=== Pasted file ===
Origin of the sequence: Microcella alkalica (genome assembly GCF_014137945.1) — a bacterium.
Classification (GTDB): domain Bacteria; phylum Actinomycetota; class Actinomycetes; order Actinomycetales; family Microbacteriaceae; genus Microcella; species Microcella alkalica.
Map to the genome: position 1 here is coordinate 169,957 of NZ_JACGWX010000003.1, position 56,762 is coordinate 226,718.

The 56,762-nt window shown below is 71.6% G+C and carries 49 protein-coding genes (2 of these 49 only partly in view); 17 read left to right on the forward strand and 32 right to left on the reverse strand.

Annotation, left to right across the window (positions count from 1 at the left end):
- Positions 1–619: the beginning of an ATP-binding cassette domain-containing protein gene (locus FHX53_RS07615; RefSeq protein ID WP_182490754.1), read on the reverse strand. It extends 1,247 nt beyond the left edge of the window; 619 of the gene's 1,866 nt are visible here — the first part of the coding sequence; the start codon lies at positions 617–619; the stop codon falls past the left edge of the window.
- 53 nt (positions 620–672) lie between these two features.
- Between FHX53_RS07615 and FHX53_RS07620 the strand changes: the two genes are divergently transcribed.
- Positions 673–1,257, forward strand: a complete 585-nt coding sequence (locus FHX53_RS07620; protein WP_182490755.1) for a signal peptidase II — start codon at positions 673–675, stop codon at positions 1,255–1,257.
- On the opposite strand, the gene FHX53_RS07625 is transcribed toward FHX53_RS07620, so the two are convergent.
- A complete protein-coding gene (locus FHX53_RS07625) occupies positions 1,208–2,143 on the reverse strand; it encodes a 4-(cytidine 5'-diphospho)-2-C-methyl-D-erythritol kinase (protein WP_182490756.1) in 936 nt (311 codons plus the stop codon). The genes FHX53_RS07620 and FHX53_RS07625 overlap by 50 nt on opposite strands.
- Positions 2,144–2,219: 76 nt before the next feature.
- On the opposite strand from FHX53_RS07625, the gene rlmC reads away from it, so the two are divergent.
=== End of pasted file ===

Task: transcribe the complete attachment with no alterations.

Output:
Origin of the sequence: Microcella alkalica (genome assembly GCF_014137945.1) — a bacterium.
Classification (GTDB): domain Bacteria; phylum Actinomycetota; class Actinomycetes; order Actinomycetales; family Microbacteriaceae; genus Microcella; species Microcella alkalica.
Map to the genome: position 1 here is coordinate 169,957 of NZ_JACGWX010000003.1, position 56,762 is coordinate 226,718.

The 56,762-nt window shown below is 71.6% G+C and carries 49 protein-coding genes (2 of these 49 only partly in view); 17 read left to right on the forward strand and 32 right to left on the reverse strand.

Annotation, left to right across the window (positions count from 1 at the left end):
- Positions 1–619: the beginning of an ATP-binding cassette domain-containing protein gene (locus FHX53_RS07615; RefSeq protein ID WP_182490754.1), read on the reverse strand. It extends 1,247 nt beyond the left edge of the window; 619 of the gene's 1,866 nt are visible here — the first part of the coding sequence; the start codon lies at positions 617–619; the stop codon falls past the left edge of the window.
- 53 nt (positions 620–672) lie between these two features.
- Between FHX53_RS07615 and FHX53_RS07620 the strand changes: the two genes are divergently transcribed.
- Positions 673–1,257, forward strand: a complete 585-nt coding sequence (locus FHX53_RS07620; protein WP_182490755.1) for a signal peptidase II — start codon at positions 673–675, stop codon at positions 1,255–1,257.
- On the opposite strand, the gene FHX53_RS07625 is transcribed toward FHX53_RS07620, so the two are convergent.
- A complete protein-coding gene (locus FHX53_RS07625) occupies positions 1,208–2,143 on the reverse strand; it encodes a 4-(cytidine 5'-diphospho)-2-C-methyl-D-erythritol kinase (protein WP_182490756.1) in 936 nt (311 codons plus the stop codon). The genes FHX53_RS07620 and FHX53_RS07625 overlap by 50 nt on opposite strands.
- Positions 2,144–2,219: 76 nt before the next feature.
- On the opposite strand from FHX53_RS07625, the gene rlmC reads away from it, so the two are divergent.